7 Fun Facts about Sign Language
There are many interesting facts about sign language: its origins in France; the vast number of signed languages internationally; interpreters and their pay; and its impact on the sports world. No doubt about it, there is nothing boring about sign language!
1) American Sign Language (ASL) stems from the Old French Sign Language (OFSL), back from the mid-18th century. Abbé de l’Épée, a cleric from Paris witnessed two young girls signing to each other, and he realized that this language could be used to educate deaf children (as at the time nobody really paid any attention to the deaf). Sign language was born. Today, French Sign Language and ASL are still the most similar of all the signed languages.
2) There are more than 130 recognized signed languages worldwide. They are also completely different based on country of origin. Signed languages are the most organic of human languages. They evolved naturally whenever and wherever a group of people with hearing impairments needed to communicate. Signed languages are fully capable of the same complexity as spoken languages. Signed and spoken languages are complex linguistic systems that differ in where and how they are expressed and understood. The fact is that sign language accesses similar brain structures as spoken languages.
3) Did you know that over 70 million deaf people use sign languages as their preferred communication form? And, over 150 million people worldwide simply use sign language to engage with family and friends with speech and hearing challenges. The number of deaf and hard-of-hearing individuals in the United States is about 3.6% of the population, according to the U.S. Census Bureau, roughly 11.8 million people. Anywhere from 500,000 to two million people speak American Sign Language (ASL). It’s the fifth most-used language in the United States behind Spanish, Italian, German and French. In fact, some three dozen states give high school credit for students taking ASL courses as a foreign language. Science has proven that learning a second language can actually increase the size of your brain, improve communication and cognition and delay the onset of dementia and Alzheimer’s disease later in life.
4) With so many people using sign language, there is a big need for interpreters. Currently, there are only 2,300 sign language interpreters here in the U.S.
Of those, 68% are women and 25% male, with the average age of about 44 years old. It pays about $48,500 per year, with men making an inequitable higher amount than women. According to the U.S. Bureau of Labor Statistics, demand for deaf interpreters is growing; through 2028, the need for interpreters is expected to increase by 19%. Possibly a career option for some readers? Maybe some future interpreters can right the boat on pay!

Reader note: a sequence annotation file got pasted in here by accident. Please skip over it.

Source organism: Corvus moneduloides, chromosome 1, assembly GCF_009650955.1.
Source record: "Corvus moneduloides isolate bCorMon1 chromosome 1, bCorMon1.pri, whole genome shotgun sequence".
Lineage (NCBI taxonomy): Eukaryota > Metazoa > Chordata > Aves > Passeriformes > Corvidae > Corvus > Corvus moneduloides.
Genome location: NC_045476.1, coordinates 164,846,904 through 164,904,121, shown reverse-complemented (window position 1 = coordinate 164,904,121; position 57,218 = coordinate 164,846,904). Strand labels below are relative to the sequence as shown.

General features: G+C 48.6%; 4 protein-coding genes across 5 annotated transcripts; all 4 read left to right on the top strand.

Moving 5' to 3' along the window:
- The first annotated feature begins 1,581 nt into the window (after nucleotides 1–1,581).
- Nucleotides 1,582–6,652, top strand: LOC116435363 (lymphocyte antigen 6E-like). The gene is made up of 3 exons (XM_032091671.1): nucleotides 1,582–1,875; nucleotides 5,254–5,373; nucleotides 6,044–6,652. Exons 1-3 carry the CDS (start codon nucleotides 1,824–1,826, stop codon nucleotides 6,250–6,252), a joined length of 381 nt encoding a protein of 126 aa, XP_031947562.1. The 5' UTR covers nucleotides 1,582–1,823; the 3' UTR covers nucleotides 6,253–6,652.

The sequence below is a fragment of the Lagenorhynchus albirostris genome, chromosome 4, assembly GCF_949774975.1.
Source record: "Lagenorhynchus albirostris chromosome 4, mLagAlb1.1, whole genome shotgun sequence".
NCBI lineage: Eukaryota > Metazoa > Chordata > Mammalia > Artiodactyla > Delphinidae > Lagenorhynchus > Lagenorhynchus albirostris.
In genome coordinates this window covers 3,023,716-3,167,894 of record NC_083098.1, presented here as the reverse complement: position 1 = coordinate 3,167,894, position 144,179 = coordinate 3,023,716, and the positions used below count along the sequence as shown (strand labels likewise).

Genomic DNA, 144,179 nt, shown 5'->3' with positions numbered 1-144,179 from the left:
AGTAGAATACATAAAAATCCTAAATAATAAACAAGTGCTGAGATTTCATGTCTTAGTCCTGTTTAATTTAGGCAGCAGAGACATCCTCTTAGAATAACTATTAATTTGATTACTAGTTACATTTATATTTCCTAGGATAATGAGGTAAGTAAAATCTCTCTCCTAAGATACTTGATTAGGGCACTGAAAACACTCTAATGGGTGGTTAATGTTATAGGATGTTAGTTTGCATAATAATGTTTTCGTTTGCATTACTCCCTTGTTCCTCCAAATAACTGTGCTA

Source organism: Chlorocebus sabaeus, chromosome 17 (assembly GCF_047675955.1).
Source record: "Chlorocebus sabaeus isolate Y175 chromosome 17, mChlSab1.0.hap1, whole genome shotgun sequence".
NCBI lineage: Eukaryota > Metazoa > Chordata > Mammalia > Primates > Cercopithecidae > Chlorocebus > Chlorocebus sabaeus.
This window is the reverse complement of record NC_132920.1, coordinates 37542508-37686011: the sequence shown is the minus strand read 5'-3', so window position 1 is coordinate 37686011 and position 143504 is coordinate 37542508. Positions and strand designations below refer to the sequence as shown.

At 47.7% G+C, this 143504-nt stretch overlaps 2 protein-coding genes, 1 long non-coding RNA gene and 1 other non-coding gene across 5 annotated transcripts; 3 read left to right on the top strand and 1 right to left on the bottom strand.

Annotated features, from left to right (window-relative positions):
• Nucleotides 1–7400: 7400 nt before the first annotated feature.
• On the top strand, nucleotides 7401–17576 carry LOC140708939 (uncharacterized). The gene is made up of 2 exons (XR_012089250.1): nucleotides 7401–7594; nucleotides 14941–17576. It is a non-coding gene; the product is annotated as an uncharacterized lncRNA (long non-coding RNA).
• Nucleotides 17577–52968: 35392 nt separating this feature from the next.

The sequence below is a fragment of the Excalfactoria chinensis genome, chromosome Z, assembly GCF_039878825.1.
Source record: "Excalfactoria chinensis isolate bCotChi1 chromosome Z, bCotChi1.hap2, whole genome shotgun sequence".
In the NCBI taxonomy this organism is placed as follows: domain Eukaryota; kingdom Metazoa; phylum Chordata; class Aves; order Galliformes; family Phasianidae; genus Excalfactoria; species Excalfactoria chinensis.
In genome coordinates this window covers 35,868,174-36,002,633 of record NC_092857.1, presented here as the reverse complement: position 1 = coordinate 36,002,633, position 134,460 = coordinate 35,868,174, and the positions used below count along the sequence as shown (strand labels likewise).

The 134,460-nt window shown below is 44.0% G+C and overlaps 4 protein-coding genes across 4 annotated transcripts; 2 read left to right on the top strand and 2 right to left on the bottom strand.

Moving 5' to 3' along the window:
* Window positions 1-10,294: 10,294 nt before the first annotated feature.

5) Sign language is based on the idea that sight is the most useful tool a deaf person has to communicate and receive information. Sign language doesn’t only use signs to communicate. It uses facial expression, hand movement and position, gestures and body language to communicate. Just as with other languages, specific ways of expressing ideas in ASL vary as much as ASL users themselves do. ASL also changes regionally, just as certain English words are spoken differently in different parts of the country. Ethnicity, age, and gender are a few more factors that affect ASL usage and contribute to its variety.
6) According to the American Speech-Language-Hearing Association (ASHA), hearing loss is the third most prevalent chronic health condition facing older adults. As the population ages and the incidence of hearing loss increases, sign language becomes more and more relevant – especially in emergency situations when communicating with someone who is deaf or hard of hearing is critical.
7) Now for a really fun fact- baseball fans might be interested to know that the signals baseball players use to communicate with each other are the result of a deaf baseball player by the name of William “Dummy” Hoy who played for the Chicago White Sox in the early 1900s. Since umpires shouted all the calls at that time, Dummy and his third-base coach worked out a series of signals to communicate balls and strikes. The practice caught on and soon became common use among players, managers and umpires. Over time, every major sport started using some type of sign language. Not only does it keep the other team guessing, it also provides a great way to communicate strategy.
With all this said, sign language is a fascinating, useful and beautiful language. Time to learn some signs!